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Conference Wrap-Up: Borders, Boundaries & Contexts

Editor’s Note: Today three of our contributing editors – Michelle McClellan, Adam Rathge and Sarah Siff – present their thoughts on the recent international conference of the Alcohol and Drugs History Society, which was held from June 18 to 21 at Bowling Green State University in Bowling Green, Ohio. This year’s theme was “Borders, Boundaries and Contexts: Defining Spaces in the History of Alcohol & Drugs.” Enjoy!

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The Points Interview: Stephen Siff

EDITOR’S NOTE: Points is delighted to welcome Stephen Siff, an associate professor in the Department of Media, Journalism and Film at Miami University of Ohio. Below, Siff discusses his recent book, Acid Hype: American News Media and the Psychedelic Experience (University of Illinois, 2015), which chronicles LSD’s trip from multi-colored miracle to mind-melting menace.

Describe your book in terms your bartender could understand.

Acid Hype is a history of how newspapers, magazines and TV reported on LSD and similar drugs in the1950s and 1960s. During that time, mainstream media enthusiastically promoted LSD as a treatment for all sorts of problems, and talked about its potential to provide memorable experiences to people who were not sick.

The book explains why journalists working for major newspapers and organizations like Time and Life devoted so much attention to describing psychedelic drug experiences, and how such work evolved as a genre within the journalism of the period.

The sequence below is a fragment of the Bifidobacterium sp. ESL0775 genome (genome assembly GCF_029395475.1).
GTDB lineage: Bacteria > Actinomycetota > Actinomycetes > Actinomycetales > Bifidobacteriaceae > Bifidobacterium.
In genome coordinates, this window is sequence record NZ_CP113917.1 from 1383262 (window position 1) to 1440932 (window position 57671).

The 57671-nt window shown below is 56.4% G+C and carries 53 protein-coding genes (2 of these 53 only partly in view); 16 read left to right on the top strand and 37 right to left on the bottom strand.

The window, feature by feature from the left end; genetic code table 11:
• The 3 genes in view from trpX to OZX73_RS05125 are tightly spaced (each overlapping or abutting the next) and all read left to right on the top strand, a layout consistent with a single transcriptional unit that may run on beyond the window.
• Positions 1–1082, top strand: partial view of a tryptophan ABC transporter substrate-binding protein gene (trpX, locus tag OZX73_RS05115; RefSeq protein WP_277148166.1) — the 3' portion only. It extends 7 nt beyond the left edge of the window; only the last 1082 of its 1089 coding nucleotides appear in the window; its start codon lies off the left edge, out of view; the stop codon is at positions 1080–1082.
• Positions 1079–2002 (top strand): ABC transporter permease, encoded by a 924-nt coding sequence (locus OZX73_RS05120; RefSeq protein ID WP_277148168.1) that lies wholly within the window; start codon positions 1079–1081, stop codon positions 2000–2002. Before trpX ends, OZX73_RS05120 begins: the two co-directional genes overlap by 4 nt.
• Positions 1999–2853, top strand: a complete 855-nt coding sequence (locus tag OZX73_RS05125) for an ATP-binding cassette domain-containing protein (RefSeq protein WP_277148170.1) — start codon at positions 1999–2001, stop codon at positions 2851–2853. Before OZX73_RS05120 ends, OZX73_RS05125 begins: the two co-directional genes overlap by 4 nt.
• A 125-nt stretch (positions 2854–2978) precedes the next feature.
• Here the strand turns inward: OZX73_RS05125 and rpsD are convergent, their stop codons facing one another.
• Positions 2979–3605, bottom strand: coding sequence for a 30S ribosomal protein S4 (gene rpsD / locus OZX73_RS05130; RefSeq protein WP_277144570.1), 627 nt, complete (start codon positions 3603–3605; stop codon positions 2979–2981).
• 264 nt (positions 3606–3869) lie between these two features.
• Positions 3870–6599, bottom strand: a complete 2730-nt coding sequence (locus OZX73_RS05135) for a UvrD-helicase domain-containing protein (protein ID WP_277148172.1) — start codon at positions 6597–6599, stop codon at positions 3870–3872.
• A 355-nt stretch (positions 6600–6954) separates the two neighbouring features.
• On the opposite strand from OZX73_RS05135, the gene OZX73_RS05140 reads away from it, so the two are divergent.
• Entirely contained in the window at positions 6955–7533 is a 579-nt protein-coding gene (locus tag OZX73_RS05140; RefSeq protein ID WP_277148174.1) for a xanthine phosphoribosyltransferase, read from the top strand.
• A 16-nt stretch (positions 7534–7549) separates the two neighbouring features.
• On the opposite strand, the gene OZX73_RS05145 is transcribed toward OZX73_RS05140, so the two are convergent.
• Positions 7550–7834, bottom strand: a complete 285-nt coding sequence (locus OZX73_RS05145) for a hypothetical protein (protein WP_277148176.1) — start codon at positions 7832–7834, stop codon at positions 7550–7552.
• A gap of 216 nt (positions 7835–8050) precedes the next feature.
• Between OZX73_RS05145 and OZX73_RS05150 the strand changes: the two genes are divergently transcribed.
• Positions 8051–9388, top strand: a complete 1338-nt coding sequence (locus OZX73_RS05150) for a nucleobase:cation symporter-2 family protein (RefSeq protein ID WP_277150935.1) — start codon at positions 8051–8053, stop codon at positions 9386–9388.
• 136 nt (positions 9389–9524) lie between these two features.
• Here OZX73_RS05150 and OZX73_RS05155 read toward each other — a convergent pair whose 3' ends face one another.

Acid Hype leaves off around 1970. That’s when the media lost interest in psychedelic drugs, even while their actual prevalence in society was continuing to increase.

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Gendering Reefer Madness

In their 2011 book, Gendering Addiction: The Politics of Drug Treatment in a Neurochemical World, Nancy Campbell and Elizabeth Ettorre problematize the male-centric knowledges that frame addiction research and treatment programs. They call for a more inclusive treatment strategy that does not consider the neurochemical “male brain” the baseline for recovery. According to the authors, these “epistemologies of ignorance” limit, even eliminate, the useful options available for female addicts.

In many similar ways, epistemologies of ignorance also manifest in the historical record of marijuana users in the 1930s. Perhaps “ignorance” is not quite the right term, even as its effects were just as restrictive, especially for women users in during the decade. But due to the American obsession with gender and sexual normativity during this period, both female and male users (as well as male and female anti-marijuana activists) occupied mutually exclusive discursive spaces from which two separate gendered narratives about marijuana use emerged. Reading past these stereotypes though, utilizing Michelle McClellan’s notion of “damp feminism” (here, and here), historians can make use of these highly problematic portrayals of female marijuana users from this period.

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The Use of Marijuana in the Rastafari Religion

Editor’s Note: This post is brought to you by Andrea Jones, a journalist interested in issues of alcohol and drug addiction in youth.

Rastafari: What comes to mind when you see the word? Jamaica? Dreadlocks? Bob Marley? Chances are one of the first things that comes to mind is marijuana. Culturally entrenched with the Rastafari movement since it began in the 1930s, marijuana – or ganja, as it’s more commonly called by Rastas – is considered sacred and is often referred to as the wisdom weed or holy herb.